Since marrying into the military lifestyle, I’ve witnessed a lot of really interesting ideas and stereotypes about, well, me. Sometimes it comes from within our community, other times it’s from the outside.
What, exactly, is the typical military spouse like?
It’s a question that often is at the back of a lot of the assumptions that we (and others) make about us. I’ve compiled just a few of the biggest misconceptions about milspouses (and rebuttals, of course!).
…are in it for the benefits
To be quite honest, if you’re marrying the average military member for benefits, you’re a pretty bad gold digger. Consider a different get-rich-quick scheme. You know this if you’ve ever had to sit through frustrating phone calls with Tricare or have had to go to the ER to be seen by a doctor in a timely manner.
While I’m thankful for the benefits we do have, they’re nothing to create a wily scheme over. And when you consider that according to some figures, roughly 25% of all military households seek food assistance and 2% of active duty military families use food stamps to make ends meet, you can see how quickly this gold digger stereotype buries itself.
While it’s true that the majority of military spouses are women, there is a growing population of male milspouses. Chalk it up to the increasing opportunities for women in the military, the acceptance of LBGT families and service members in the Armed Forces and changing gender roles and norms. We’ve got a long, long way to go when it comes to gender parity among military spouses, though, with male spouses just in the single digits.
…get a “say”
Sure, maybe we get the chance to voice our opinion with our partner when orders come up or when we’re trying to decide whether or not to geo-bach. But the truth?
Uncle Sam cares exactly zero about what we think, want or dream about. We don’t get a say in deployments or even where we’ll schlep our stuff to for 2 to 3 years. We have no input when it comes to ship schedules or our partners’ work hours. We just pick up when the announcement comes down and keep on keeping on.
…could get jobs if they wanted
Let me drop a truth-bomb:
90% of military spouses are underemployed based on their experience and their education.
Those who are employed, have an almost $16,000 average yearly gap between their pay and that of an average civilian who is not affiliated with the military. Many others are unable to have a job outside the home because of high child care costs, PCSes, deployments, separations and work schedules. It’s hard to have a career when your partner’s gets to call the shots. All. The. Time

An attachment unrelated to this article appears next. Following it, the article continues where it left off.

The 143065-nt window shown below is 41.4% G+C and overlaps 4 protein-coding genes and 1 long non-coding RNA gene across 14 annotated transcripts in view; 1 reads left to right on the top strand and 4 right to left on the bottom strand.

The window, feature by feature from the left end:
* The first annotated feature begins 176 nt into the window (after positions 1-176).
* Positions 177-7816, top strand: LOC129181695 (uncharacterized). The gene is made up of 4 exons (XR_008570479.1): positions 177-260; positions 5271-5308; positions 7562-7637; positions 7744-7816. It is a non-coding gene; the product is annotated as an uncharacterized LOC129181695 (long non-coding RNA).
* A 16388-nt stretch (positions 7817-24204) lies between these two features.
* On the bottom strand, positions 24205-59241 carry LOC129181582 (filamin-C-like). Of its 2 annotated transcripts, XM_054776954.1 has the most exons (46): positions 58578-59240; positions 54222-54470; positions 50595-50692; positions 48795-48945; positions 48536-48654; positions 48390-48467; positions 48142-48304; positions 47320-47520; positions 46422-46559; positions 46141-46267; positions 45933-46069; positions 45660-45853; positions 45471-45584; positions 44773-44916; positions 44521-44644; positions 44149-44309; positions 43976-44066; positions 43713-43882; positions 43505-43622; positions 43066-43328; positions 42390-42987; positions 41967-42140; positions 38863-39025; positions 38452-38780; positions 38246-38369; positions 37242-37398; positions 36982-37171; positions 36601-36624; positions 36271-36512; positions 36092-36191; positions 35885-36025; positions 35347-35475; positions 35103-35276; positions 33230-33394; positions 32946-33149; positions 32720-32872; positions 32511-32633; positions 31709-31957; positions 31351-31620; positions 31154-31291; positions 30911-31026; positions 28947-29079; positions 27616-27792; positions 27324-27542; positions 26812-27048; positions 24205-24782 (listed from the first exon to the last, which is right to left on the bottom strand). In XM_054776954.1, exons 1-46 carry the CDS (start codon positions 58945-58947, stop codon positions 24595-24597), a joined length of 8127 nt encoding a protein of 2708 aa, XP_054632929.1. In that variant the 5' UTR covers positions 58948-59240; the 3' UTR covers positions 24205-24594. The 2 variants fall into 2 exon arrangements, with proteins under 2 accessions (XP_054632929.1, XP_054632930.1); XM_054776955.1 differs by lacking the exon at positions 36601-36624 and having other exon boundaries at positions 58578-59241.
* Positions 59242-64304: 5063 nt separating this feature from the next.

…are too proud to ask for help
Truthfully? Most of us are to untethered to our communities or are too embarrassed to ask for help, especially from people who “don’t get what it’s like.”
And as a group, we seem to have a depreciating attitude toward the struggles we face. We know that other military families have it worse than we do. And then when we’re getting messaging to suck it up and put on our big girl panties, many of us shrink back further.
We think we should be able to deal with the stress of being a military family alone, when the truth is, the situations and obstacles we face are hard for anyone.
…are very young
There’s nothing wrong with being a very young military spouse—you know, the married-right-out-of-high-school-kind that everyone thinks of when they hear the phrase “military spouse”–but the truth of this stereotype is that 24% of military spouses are in their late twenties with the average spouse in their early thirties.
Here’s one final truth-bomb: military spouses come from all walks of life.
We are high school dropouts, Ph.Ds and every shade of education under the sun. We are straight and gay, lesbian and bisexual. We come from every state in the U.S. (and from many, many countries as well). We speak English and Spanish, Vietnamese and sign language. We vote for liberals and conservatives and independents…and some don’t vote at all.
Some of us are naturalized citizens and some have been born here. Some have dealt with no deployments, some don’t have enough fingers and toes on which to count them all. Some have kids, some don’t. Some of us love country music while others would rather pump some Iggy Azalea.
Just like their partners, the members of the military, milspouses are just as diverse.
What unites us is our common experience of loving someone who has signed on a dotted line in defense of their country. The rest is so trivial in the face of that signature.